|| Print ||
|Articles - October 2011|
|Thursday, September 22, 2011|
Page 1 of 2
Ken Tomita has a mantra he repeats as he moves from the woodworking area to the design floor of his rapidly growing company, Grove: “We build everything here.”
Not everything, of course — just everything Grove sells. Grove has been manufacturing in Portland for just over a year, and already the business has grown to 21 young employees buzzing about with great creative freedom at a funky space in the Central Eastside. Tomita and co-founder Joe Mansfield have created jobs at a time when few companies are hiring, and they have done so with no business training, no loans or grants and no outsourced low-wage contract workers building their products in China.
Tomita, a 33-year-old former furniture maker, keeps his office in the ground floor production area, where employees are operating computer-programmed woodworking machines in one room and hand-sanding bamboo in another. The only farmed-out task involves oiling the products by hand: Tomita’s mother does that at home.
Tomita speaks so quietly he is difficult to hear over the din, but everything he says exudes confidence. “This product is impossible to outsource. It can’t be done.”
Up five flights of stairs is Mansfield’s domain, with a view of the Portland skyline and nice, cool air from the 800-pound fan Mansfield had craned onto the roof above. Ceiling speakers pipe in music while workers do their stuff using computers, a laser engraving device and an honest-to-goodness sewing machine.
|The more they change, the more they stay the same|
|The 2014 List: The Top 33 Large Companies to Work, For in Oregon|
|The 2014 List: The Top 34 Medium Companies to Work, For in Oregon|
|The 2014 List: The Top 33 Small Companies to Work, For in Oregon|
|The future of money|
|Cerberus Capital to buy Safeway|
|U.S. adds 175,000 jobs|
|Bitcoin creator revealed|
|Staples closing 225 stores|
|EU to offer aid package to Ukraine|
|Daily sugar intake 'should be halved'|
|White House reveals 2015 budget|
Living in the beautiful Pacific Northwest means enjoying our wonderful surroundings, while remaining aware of the multiple types of natural disaster threats that we face: winter storms, windstorms, floods, landslides, earthquakes, volcanoes and tsunamis.“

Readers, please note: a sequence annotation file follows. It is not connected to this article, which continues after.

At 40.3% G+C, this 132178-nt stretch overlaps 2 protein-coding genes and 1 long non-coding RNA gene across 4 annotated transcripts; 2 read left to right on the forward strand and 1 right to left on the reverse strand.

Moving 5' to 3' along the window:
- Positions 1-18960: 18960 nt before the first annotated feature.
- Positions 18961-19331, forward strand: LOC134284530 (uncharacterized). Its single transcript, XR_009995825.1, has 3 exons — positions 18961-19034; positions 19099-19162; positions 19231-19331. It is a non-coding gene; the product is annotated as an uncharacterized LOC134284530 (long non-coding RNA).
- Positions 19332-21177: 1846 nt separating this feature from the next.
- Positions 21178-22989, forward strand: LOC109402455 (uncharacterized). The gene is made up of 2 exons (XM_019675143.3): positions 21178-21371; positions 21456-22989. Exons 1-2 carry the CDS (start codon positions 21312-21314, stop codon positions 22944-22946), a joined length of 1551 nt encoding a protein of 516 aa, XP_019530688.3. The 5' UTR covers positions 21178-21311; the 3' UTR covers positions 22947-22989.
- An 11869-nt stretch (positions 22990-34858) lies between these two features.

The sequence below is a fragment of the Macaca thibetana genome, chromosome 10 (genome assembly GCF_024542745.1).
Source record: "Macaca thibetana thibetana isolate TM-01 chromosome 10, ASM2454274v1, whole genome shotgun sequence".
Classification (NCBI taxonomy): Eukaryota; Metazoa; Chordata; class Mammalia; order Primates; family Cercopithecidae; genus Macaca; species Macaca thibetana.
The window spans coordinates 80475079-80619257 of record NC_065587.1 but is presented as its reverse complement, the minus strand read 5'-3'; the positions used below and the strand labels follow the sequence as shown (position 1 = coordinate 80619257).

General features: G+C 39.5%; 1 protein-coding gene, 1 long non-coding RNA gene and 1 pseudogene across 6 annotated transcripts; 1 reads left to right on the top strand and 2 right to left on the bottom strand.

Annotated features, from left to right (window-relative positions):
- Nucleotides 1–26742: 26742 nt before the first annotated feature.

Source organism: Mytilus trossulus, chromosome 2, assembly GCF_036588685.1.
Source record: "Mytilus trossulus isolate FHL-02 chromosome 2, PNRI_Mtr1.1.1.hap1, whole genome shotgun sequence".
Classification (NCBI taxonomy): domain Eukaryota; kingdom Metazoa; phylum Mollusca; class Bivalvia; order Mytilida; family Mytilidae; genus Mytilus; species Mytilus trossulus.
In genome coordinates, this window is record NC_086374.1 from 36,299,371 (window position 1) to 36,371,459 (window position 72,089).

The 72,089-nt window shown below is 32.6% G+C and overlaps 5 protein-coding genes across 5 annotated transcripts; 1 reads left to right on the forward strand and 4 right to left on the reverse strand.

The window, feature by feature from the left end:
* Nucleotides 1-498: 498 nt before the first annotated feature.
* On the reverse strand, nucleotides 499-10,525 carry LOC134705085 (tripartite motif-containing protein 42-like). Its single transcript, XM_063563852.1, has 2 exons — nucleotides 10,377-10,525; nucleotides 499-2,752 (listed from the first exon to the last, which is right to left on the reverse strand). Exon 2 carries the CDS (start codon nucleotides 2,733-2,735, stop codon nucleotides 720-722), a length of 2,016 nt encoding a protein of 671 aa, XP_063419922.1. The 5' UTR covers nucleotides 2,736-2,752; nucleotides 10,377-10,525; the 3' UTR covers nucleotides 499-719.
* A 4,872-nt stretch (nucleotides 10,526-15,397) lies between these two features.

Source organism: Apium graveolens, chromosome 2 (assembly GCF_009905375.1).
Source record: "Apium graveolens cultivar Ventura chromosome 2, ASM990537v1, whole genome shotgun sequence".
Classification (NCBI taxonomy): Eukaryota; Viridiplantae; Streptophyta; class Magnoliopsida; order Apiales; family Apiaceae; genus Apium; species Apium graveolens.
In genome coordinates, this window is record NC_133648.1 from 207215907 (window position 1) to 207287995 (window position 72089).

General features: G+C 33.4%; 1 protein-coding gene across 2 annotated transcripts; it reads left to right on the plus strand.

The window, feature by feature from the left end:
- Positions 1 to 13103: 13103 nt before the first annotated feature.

Oregon State University's hospitality degree program invests in next-generation leaders.
Allowing individuals to access their own healthcare options has created more difficulty instead of making things easier. There are so many examples that illustrate why agents are more important than ever in helping businesses and individuals determine the healthcare coverage that best fits their need.
The 2014 World Trademark Review 1000 (“WTR”) recently named Lane Powell as one of the top trademark law firms in Oregon and Washington, and Lane Powell attorneys Kenneth R. Davis II, Parna A. Mehrbani, Frances M. Jagla and Paul D. Swanson as top individuals in the practice.
Capital Pacific Bank, a Portland-based community bank serving businesses, professionals and nonprofit organizations, today announced that it has earned recognition as a Certified B Corporation by B Lab, a nonprofit organization dedicated to building a community of socially responsible businesses. The bank is one of six financial institutions across the country to achieve B Corp status.
On Thursday, April 3, from 8 a.m. to noon (registration begins at 7:30 a.m.), Lane Powell will team with Oregon Business magazine for a half-day seminar titled “Best Practices For Best Employers™: How to Become One of ‘Oregon’s Best Workplaces’ Starting Today!”